1. ^ Kosovo is the subject of a territorial dispute between the Republic of Kosovo and the Republic of Serbia. The Republic of Kosovo unilaterally declared independence on 17 February 2008, but Serbia continues to claim it as part of its own sovereign territory. The two governments began to normalise relations in 2013, as part of the Brussels Agreement. Kosovo has been recognised as an independent state by 108 out of 193 United Nations member states.
  1. ^ North Atlantic Treaty Organisation (2009-12-03). "Partner countries". Retrieved 2009-12-23. 
  2. ^ Borawski, John (April 1995). "Partnership for Peace and beyond". International Affairs (Royal Institute of International Affairs 1944-) 71 (2): 233–246.  
  3. ^ http://www.nato.int/cps/en/natolive/topics_50349.htm
  4. ^ a b c d e f g h i j k l m n o p q r s t u v w x y z aa ab ac ad ae af ag ah ai North Atlantic Treaty Organization (2006-10-05). "Signatures of Partnership for Peace Framework Document". Retrieved 2006-11-30. 
  5. ^ a b North Atlantic Treaty Organisation (1995-04-26). "Secretary General's Council Welcoming Remarks, Visit by Maltese Deputy Prime Minister and Minister of Foreign Affairs, Professor Guido de Marco, Wednesday, April 26, 1995". Retrieved 2006-11-30. 
  6. ^ a b Bohlen, Celestine (1996-11-12). "New Malta Chief Focuses on Neutrality". New York Times. Retrieved 2008-04-05. Within hours of taking office, Mr. Sant withdrew Malta's membership in Partnership for Peace, a NATO military cooperation program that is so loosely defined that its sign-up list now spans the spectrum from Russia to Switzerland. [...] Mr. Sant says none of those moves should be interpreted as anti-European or anti-American, but simply as the best way of insuring Malta's security.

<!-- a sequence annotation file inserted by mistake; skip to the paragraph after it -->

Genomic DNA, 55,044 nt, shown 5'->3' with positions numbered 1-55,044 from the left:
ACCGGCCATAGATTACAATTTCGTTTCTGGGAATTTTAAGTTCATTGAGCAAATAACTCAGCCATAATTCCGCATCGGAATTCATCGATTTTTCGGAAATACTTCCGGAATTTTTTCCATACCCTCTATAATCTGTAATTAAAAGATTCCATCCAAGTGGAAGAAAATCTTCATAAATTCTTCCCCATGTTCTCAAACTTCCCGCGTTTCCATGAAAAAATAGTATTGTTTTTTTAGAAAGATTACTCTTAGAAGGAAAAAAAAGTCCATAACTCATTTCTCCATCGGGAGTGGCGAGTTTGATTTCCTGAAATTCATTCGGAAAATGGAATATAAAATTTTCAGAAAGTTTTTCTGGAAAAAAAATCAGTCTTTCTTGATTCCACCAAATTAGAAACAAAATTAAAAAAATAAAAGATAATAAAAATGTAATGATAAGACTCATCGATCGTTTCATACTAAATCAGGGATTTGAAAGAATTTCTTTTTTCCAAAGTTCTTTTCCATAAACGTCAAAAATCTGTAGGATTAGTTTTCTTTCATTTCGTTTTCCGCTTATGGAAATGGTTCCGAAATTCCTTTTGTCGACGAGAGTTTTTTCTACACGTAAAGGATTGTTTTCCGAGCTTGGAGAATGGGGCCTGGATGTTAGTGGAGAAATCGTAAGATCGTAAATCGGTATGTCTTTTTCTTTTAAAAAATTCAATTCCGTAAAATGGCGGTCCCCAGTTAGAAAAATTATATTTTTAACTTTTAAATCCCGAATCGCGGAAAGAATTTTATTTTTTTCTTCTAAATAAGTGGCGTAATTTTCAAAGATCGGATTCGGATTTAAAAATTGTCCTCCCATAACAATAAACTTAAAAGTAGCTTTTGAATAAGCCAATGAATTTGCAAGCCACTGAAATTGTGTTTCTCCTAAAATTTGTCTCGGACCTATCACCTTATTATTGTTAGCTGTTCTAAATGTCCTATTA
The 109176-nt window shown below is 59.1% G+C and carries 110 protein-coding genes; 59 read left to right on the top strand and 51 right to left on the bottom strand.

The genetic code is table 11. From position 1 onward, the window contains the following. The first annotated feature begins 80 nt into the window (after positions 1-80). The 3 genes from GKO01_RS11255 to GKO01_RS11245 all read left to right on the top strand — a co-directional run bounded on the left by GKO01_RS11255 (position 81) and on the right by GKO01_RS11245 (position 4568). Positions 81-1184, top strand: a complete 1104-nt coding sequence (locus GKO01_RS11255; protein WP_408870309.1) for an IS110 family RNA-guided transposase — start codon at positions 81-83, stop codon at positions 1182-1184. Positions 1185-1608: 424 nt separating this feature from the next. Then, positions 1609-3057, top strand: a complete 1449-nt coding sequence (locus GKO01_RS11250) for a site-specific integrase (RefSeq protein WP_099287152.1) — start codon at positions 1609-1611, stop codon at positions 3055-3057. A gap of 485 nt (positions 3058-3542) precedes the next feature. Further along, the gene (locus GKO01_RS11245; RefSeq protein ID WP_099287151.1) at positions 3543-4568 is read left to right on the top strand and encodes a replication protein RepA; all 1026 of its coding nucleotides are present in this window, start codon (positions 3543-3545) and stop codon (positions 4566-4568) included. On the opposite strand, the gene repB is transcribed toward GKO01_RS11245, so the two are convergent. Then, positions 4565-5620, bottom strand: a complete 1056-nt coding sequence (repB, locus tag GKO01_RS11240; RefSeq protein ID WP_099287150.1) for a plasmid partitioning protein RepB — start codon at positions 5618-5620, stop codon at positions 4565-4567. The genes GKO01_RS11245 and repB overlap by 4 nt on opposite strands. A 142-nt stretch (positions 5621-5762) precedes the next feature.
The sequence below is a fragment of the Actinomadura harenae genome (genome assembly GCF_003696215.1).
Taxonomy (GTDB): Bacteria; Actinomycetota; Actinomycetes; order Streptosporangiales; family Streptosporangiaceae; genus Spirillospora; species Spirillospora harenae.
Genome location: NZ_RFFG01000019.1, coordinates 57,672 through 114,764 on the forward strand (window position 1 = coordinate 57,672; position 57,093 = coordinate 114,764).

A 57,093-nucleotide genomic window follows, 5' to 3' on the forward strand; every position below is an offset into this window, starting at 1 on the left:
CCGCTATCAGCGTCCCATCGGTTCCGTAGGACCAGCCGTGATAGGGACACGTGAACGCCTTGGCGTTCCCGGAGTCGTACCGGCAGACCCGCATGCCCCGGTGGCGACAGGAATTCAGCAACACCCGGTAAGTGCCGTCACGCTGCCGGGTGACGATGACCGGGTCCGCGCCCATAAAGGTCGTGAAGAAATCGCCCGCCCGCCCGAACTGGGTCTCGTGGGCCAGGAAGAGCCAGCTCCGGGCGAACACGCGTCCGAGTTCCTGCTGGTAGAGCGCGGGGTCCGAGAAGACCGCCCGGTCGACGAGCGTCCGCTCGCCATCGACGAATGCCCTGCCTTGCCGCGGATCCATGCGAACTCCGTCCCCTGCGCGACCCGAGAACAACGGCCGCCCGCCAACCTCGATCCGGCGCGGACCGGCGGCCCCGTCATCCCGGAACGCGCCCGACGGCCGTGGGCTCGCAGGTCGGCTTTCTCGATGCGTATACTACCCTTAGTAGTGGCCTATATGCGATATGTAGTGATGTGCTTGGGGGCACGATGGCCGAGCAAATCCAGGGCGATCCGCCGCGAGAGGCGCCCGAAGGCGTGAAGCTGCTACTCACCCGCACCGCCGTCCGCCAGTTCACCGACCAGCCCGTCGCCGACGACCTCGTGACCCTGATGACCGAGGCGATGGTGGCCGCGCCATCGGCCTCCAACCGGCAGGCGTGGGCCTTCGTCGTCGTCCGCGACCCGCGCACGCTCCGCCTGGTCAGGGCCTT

7. ^ a b Gambin, Karl (2008-04-03). "Malta reactivates Partnership for Peace membership". DI-VE. Retrieved 2008-04-03. The cabinet has agreed to reactivate its membership in the Partnership for Peace which was withdrawn in 1996, the government said on Thursday. 
  8. ^ a b North Atlantic Treaty Organization (2008-04-03). "Malta re-engages in the Partnership for Peace Programme". Retrieved 2008-04-03. At the Bucharest Summit, NATO Heads of State and Government welcomed Malta’s return to the Partnership for Peace Programme. At Malta's request, the Allies have re-activated Malta's participation in the Partnership for Peace Programme (PfP). 
  9. ^ North Atlantic Treaty Organization (2006-11-29). "Alliance offers partnership to Bosnia and Herzegovina, Montenegro and Serbia". Retrieved 2006-11-30. 
  10. ^ Associated Press (2006-12-14). "Serbia inducted into NATO". Retrieved 2006-12-14. 
  11. ^ "Cypriot parliament votes to join NATO's Partnership for Peace".  
  12. ^ "Cyprus - Vouli Antiprosopon (House of Representatives)".  
  13. ^ Dempsey, Judy (2012-11-24). "Between the European Union and NATO, Many Walls".  
  14. ^ Kambas, Michele; Babington, Deepa (2013-02-24). "Cypriot conservative romps to presidential victory".  
  15. ^ "Hoxhaj në Lituani, merr përkrahje për MSA-në dhe vizat (Video)". Ministry of Foreign Affairs of Kosovo. 2014-04-03. Retrieved 2014-04-03. 
  16. ^ "Kosovo seeks to join international organisations".  
  17. ^ "Kosovo looking to join the Adriatic Charter". 2013-01-21. Retrieved 2013-11-11. 
  18. ^ Thaçi, Hashim. "Prioritetet e reja të Politikës së Jashtme të Kosovës". Ministry of Foreign Affairs of Kosovo. 

External links

  • The Partnership for Peace programme
  • Partnership for Peace Information Management System (PIMS)